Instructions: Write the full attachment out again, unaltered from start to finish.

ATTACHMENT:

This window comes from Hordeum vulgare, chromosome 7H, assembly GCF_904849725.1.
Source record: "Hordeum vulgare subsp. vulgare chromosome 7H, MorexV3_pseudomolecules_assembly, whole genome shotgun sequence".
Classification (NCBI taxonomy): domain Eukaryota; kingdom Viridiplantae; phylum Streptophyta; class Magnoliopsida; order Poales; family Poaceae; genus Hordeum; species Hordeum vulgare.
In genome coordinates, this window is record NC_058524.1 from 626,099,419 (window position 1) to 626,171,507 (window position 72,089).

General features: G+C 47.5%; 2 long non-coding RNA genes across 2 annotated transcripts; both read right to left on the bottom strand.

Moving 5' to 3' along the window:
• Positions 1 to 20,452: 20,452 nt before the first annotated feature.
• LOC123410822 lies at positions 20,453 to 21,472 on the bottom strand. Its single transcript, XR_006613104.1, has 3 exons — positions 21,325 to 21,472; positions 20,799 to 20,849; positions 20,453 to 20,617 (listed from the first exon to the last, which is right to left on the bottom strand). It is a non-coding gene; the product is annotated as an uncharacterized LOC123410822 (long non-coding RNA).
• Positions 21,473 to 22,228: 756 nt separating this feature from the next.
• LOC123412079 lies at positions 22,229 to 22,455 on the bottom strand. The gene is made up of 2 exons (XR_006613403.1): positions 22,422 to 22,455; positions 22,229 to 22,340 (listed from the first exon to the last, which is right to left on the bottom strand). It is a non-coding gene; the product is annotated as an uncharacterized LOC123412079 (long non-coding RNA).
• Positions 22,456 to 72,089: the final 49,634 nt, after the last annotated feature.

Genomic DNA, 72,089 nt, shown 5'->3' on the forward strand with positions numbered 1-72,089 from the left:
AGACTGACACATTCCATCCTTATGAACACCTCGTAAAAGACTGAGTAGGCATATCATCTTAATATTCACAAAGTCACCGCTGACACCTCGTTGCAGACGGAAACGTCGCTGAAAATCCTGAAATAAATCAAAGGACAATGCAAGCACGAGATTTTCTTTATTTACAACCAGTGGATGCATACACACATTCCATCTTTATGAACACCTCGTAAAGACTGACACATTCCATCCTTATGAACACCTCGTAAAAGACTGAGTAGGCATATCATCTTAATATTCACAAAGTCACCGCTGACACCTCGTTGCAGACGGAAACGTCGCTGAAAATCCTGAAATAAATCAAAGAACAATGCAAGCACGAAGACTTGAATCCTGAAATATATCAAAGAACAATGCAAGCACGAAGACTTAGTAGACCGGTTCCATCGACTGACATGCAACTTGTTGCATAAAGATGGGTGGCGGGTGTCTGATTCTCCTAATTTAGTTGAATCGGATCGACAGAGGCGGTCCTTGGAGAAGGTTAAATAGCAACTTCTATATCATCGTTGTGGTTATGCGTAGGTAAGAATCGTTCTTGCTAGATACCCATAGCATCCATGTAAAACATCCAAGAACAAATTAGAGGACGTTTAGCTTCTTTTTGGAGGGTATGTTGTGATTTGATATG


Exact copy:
This window comes from Hordeum vulgare, chromosome 7H, assembly GCF_904849725.1.
Source record: "Hordeum vulgare subsp. vulgare chromosome 7H, MorexV3_pseudomolecules_assembly, whole genome shotgun sequence".
Classification (NCBI taxonomy): domain Eukaryota; kingdom Viridiplantae; phylum Streptophyta; class Magnoliopsida; order Poales; family Poaceae; genus Hordeum; species Hordeum vulgare.
In genome coordinates, this window is record NC_058524.1 from 626,099,419 (window position 1) to 626,171,507 (window position 72,089).

General features: G+C 47.5%; 2 long non-coding RNA genes across 2 annotated transcripts; both read right to left on the bottom strand.

Moving 5' to 3' along the window:
• Positions 1 to 20,452: 20,452 nt before the first annotated feature.
• LOC123410822 lies at positions 20,453 to 21,472 on the bottom strand. Its single transcript, XR_006613104.1, has 3 exons — positions 21,325 to 21,472; positions 20,799 to 20,849; positions 20,453 to 20,617 (listed from the first exon to the last, which is right to left on the bottom strand). It is a non-coding gene; the product is annotated as an uncharacterized LOC123410822 (long non-coding RNA).
• Positions 21,473 to 22,228: 756 nt separating this feature from the next.
• LOC123412079 lies at positions 22,229 to 22,455 on the bottom strand. The gene is made up of 2 exons (XR_006613403.1): positions 22,422 to 22,455; positions 22,229 to 22,340 (listed from the first exon to the last, which is right to left on the bottom strand). It is a non-coding gene; the product is annotated as an uncharacterized LOC123412079 (long non-coding RNA).
• Positions 22,456 to 72,089: the final 49,634 nt, after the last annotated feature.

Genomic DNA, 72,089 nt, shown 5'->3' on the forward strand with positions numbered 1-72,089 from the left:
AGACTGACACATTCCATCCTTATGAACACCTCGTAAAAGACTGAGTAGGCATATCATCTTAATATTCACAAAGTCACCGCTGACACCTCGTTGCAGACGGAAACGTCGCTGAAAATCCTGAAATAAATCAAAGGACAATGCAAGCACGAGATTTTCTTTATTTACAACCAGTGGATGCATACACACATTCCATCTTTATGAACACCTCGTAAAGACTGACACATTCCATCCTTATGAACACCTCGTAAAAGACTGAGTAGGCATATCATCTTAATATTCACAAAGTCACCGCTGACACCTCGTTGCAGACGGAAACGTCGCTGAAAATCCTGAAATAAATCAAAGAACAATGCAAGCACGAAGACTTGAATCCTGAAATATATCAAAGAACAATGCAAGCACGAAGACTTAGTAGACCGGTTCCATCGACTGACATGCAACTTGTTGCATAAAGATGGGTGGCGGGTGTCTGATTCTCCTAATTTAGTTGAATCGGATCGACAGAGGCGGTCCTTGGAGAAGGTTAAATAGCAACTTCTATATCATCGTTGTGGTTATGCGTAGGTAAGAATCGTTCTTGCTAGATACCCATAGCATCCATGTAAAACATCCAAGAACAAATTAGAGGACGTTTAGCTTCTTTTTGGAGGGTATGTTGTGATTTGATATG